Smartphone interventions can help manage chronic pain, study says
Smartphones can be effective platforms in helping women with chronic widespread pain, according to an article in the Journal of Medical Internet Research about a recent Norwegian study.
"Web-based programs delivered via smartphones are increasingly used to support the self-management of various health disorders, but research on smartphone interventions for persons with chronic pain is limited," states the article, which aimed to research the effectiveness of smartphone interventions in its study.
The goal of the randomized controlled trial was to study the efficacy of a four-week, smartphone-delivered intervention with written diaries and therapist feedback following an inpatient chronic pain rehabilitation program. A total of 140 women with chronic widespread pain were randomized into two groups: with or without a smartphone intervention after their rehabilitation.
The smartphone intervention consisted of one face-to-face session and four weeks of written communication via a smartphone. Participants received their smartphone diary entries daily to support their awareness of and reflection on pain-related thoughts, feelings, and activities. The diaries were immediately available to a therapist who submitted personalized written feedback daily based on cognitive behavioral principles.
Both groups were given access to a non-interactive website after discharge to promote constructive self-management. Outcomes were measured with self-reported questionnaires and were determined using the pain catastrophizing scale, ranging from 0 to 52.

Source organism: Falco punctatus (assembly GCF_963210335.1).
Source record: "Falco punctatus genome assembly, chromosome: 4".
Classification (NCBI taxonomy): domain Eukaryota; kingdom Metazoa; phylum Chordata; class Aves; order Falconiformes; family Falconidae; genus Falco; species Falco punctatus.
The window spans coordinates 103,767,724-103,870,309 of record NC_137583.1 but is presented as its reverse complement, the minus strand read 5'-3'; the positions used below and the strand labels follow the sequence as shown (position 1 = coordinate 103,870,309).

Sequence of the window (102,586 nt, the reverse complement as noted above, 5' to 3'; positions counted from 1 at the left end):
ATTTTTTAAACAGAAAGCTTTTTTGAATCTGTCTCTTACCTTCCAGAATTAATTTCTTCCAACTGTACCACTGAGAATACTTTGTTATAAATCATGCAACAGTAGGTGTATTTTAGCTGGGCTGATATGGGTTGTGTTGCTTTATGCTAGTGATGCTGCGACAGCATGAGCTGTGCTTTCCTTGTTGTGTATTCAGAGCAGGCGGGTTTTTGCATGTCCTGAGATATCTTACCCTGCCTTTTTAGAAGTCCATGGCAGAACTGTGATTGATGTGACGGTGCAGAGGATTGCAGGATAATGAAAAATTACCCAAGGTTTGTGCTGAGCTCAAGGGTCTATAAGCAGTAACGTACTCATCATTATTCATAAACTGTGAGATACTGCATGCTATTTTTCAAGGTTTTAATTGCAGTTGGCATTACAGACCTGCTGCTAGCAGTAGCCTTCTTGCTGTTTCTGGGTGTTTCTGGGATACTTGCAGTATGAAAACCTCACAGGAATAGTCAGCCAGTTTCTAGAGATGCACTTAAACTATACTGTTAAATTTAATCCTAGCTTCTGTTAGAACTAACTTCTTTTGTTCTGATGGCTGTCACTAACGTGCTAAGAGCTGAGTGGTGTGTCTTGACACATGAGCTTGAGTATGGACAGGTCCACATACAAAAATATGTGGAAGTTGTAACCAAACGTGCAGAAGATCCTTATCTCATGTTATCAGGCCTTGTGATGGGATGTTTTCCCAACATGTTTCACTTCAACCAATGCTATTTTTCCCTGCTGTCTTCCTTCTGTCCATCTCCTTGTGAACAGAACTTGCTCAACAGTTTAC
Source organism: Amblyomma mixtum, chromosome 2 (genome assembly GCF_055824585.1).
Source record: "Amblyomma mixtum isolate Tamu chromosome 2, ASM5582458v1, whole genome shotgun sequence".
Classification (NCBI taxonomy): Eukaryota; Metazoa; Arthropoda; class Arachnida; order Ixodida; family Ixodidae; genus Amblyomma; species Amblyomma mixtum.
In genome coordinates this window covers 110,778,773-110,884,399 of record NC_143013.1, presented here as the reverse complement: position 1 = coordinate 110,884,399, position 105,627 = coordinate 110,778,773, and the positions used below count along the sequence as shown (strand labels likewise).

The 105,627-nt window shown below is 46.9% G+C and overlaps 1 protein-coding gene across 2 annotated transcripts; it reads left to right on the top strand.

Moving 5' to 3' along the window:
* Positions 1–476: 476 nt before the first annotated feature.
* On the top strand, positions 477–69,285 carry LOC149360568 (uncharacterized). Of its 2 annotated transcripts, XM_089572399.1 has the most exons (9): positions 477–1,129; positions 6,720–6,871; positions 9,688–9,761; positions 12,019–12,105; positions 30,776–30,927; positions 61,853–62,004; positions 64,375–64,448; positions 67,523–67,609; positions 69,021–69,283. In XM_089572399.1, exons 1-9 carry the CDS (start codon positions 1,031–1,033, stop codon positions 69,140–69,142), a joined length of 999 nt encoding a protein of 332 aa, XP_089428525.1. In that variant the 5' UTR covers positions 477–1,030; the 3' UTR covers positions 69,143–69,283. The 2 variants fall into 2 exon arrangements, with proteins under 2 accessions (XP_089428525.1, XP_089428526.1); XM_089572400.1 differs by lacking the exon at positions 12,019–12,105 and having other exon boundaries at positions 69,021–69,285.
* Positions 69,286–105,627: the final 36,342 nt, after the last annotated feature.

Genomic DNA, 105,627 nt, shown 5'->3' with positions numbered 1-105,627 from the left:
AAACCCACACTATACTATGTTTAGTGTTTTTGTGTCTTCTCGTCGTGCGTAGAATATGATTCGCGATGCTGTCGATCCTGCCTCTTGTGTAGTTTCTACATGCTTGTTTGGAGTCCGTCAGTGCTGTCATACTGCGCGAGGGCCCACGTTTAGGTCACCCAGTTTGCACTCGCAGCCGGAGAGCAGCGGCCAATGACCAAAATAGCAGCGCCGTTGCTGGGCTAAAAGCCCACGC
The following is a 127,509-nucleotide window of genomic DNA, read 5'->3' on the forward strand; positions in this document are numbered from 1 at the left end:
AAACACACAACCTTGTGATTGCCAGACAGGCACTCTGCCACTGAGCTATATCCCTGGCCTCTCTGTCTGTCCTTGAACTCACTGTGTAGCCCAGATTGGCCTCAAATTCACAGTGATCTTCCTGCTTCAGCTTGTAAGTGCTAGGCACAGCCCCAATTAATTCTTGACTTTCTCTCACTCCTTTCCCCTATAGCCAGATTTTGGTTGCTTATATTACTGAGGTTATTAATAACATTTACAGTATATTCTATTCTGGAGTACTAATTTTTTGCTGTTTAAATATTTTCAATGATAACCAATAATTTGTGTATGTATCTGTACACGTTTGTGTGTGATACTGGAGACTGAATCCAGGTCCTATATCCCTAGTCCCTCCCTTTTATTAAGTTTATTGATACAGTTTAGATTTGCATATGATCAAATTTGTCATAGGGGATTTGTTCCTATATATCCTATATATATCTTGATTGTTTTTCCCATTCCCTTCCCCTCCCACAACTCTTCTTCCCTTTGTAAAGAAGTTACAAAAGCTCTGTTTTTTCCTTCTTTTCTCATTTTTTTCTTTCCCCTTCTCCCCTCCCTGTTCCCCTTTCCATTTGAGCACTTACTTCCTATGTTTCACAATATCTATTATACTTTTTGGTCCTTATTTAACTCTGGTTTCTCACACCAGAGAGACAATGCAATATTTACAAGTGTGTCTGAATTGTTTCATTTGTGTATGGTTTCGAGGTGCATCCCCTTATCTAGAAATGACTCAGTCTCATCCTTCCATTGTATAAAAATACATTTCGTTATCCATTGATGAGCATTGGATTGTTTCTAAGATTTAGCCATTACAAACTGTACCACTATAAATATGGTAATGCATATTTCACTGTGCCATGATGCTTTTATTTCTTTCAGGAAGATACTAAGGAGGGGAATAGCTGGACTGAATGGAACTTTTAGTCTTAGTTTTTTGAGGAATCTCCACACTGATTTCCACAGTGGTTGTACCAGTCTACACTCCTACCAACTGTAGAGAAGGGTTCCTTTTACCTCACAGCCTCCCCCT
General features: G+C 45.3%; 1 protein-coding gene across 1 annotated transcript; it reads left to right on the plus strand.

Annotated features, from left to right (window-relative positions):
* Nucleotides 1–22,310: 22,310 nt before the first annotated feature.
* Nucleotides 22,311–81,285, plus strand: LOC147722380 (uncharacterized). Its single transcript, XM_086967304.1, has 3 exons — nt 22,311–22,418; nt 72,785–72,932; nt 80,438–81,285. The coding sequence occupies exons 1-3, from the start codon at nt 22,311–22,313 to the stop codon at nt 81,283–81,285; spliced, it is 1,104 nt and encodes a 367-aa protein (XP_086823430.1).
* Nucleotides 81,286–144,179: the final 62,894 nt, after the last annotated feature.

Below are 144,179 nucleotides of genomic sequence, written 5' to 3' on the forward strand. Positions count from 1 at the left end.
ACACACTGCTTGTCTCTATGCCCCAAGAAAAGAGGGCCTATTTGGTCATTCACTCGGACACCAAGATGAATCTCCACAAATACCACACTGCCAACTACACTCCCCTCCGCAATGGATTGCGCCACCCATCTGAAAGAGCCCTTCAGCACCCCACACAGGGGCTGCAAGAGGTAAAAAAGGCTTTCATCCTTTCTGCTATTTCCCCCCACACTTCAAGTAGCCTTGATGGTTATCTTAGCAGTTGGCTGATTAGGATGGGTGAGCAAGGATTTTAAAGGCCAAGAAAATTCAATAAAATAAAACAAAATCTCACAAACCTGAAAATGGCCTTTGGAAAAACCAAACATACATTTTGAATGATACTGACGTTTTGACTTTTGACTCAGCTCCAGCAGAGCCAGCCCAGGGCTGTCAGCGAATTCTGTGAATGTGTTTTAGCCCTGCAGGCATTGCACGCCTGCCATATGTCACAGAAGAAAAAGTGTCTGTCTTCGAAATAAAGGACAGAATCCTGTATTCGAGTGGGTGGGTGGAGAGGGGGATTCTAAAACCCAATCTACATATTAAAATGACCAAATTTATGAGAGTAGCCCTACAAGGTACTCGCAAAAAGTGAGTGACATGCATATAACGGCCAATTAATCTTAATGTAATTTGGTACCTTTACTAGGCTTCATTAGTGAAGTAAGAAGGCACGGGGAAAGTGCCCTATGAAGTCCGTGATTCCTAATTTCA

Of the 140 participants in the study, 112 completed the study with 48 in the intervention group and 64 in the control group. Overall, the intervention group reported less catastrophizing than the control group, and for a five-month follow-up between-group, effect sizes remained moderate for catastrophizing, acceptance of pain, and functioning and symptom levels.
In related news, the McKesson Foundation in October 2012 awarded a research grant to the Center for Connected Health in Boston to develop a text messaging program to improve pain management in cancer patients. The study will use text messaging and interactive voice response technology to collect self-reported pain assessments, monitor the impact of pain on patients' daily lives, and provide tailored, multi-dimensional and supportive feedback.
To learn more:
- read the journal article
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